Use two pages for each goal, writing the goal on the left side of the spread and leaving space on the right side to make notes about your progress or fill in the date you completed the goal. Consider adding whatever details are important to you at the time you accomplish your goal. Looking back to see what you’ve done will be more inspirational if you have a little of the story behind it.

Implement the “Chalkboard Method”

This visual goal-setting method from Being Boss partner Kathleen Shannon has helped me immensely in keeping my business goals on track. You can read more about the Chalkboard Method and download a PDF template from the Being Boss website.

I have used a giant poster board with sticky notes as my “chalkboard,” but recently set up an Google Sheet to have my digital “chalkboard” with me wherever I go.

Try using the Full Focus Planner

This is a new one for me! I’m trying out Michael Hyatt’s Full Focus planner this year after informally following his method of goal setting in 2018.

The Full Focus method helps you stay on track by intentionally looking back on your goals, and continually setting mini milestones to help you achieve on a bigger level. I especially like setting a quarterly, weekly, and daily “Big 3” to help me break down my annual goals into smaller steps.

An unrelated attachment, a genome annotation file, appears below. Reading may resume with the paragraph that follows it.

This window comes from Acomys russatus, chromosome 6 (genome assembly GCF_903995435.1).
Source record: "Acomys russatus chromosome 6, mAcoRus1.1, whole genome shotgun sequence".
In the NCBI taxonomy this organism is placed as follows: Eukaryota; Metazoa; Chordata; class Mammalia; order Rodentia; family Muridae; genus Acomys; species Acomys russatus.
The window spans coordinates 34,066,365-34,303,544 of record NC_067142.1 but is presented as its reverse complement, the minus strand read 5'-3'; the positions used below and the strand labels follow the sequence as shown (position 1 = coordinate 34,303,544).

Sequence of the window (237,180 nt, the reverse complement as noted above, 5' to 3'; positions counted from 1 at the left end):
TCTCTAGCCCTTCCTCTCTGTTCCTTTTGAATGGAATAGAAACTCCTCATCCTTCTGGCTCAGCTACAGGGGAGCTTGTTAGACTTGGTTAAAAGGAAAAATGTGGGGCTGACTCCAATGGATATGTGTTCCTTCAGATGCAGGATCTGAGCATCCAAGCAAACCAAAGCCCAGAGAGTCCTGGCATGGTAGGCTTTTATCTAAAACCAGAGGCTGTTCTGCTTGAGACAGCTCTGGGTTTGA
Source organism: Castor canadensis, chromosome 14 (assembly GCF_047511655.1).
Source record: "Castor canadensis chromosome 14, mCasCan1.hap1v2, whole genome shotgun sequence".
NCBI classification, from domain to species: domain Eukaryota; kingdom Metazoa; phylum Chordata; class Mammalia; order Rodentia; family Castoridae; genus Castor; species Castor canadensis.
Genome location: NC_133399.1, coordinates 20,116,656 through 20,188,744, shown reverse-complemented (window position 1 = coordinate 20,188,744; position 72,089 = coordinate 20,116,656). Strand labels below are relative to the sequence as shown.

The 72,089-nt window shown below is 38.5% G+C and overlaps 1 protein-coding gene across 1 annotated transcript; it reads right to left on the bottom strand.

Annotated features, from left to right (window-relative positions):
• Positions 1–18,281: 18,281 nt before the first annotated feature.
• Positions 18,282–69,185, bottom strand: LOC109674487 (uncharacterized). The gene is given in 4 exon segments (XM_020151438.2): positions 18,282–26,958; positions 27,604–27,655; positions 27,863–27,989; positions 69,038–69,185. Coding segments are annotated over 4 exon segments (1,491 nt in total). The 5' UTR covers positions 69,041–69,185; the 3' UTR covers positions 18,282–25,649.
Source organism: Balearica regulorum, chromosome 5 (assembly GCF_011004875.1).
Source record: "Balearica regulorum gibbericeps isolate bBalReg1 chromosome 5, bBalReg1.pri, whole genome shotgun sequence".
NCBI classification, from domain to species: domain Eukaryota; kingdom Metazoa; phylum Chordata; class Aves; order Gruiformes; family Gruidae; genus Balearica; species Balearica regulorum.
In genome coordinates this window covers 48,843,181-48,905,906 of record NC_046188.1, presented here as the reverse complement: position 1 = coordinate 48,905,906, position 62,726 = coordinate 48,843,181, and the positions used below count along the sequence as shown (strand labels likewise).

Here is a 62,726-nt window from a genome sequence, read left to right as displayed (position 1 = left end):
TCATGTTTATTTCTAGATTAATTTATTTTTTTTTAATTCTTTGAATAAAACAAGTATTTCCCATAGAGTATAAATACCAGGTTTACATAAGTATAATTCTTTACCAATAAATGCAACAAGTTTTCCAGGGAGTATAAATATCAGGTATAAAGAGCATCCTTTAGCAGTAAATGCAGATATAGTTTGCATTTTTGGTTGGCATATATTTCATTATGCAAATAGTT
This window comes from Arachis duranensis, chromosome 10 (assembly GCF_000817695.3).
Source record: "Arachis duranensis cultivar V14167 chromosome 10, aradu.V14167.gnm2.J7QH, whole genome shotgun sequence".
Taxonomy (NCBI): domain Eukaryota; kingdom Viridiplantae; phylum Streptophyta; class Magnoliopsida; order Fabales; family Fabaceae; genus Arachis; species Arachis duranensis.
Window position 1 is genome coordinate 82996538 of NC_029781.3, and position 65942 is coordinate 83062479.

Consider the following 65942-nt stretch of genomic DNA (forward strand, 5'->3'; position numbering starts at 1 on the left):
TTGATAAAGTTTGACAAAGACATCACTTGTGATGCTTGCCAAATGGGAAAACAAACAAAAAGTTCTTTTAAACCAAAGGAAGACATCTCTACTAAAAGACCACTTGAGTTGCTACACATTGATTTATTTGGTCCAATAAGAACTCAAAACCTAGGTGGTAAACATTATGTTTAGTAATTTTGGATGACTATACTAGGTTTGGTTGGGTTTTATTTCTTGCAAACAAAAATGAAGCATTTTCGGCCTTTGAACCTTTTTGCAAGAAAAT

step #4: You need to be kind to yourself

As I wrap up, I want you to remember that these goals aren’t set in stone—I’m talking to myself too here! You made them, and you can change them. I always make a note at the end of my goal list not to feel bad if I don’t accomplish every single thing. Focus on what you DO get done instead. Reevaluate the incomplete items at the end of the year as you think about your next year’s goals. Maybe some of the things weren’t really as important as you thought they were twelve months ago.

BenWyattBreakdown.gif


With these four steps, I’ve come to really enjoy the process of goal setting each new year.

I’d love to hear from you! How do you set your goals and how do you plan to get the awesome stuff done that you do? Leave a comment below to share with me your goals going into 2019.

What will you accomplish this year?


Further listening

I’ve really enjoyed these three Lead to Win podcasts as I’ve considered my goals for 2019. I’m in no way affiliated with this group, they’re just definitely worth the listen!

Say No to Goal Shaming - How to Silence Your Inner Critic Once and For All

How to Fix New Year’s Resolutions - A Tool Kit for Goal Achievement

New Year, New You - How to Conduct an Annual Preview


*Statistic quoted from Auld Lang Syne : Success Predictors , Change Processes, and Self-Reported Outcomes of New Year's Resolvers and Nonresolvers by John C. Norcross, Marci S. Mrykalo, and Matthew D. Blagys - University of Scranton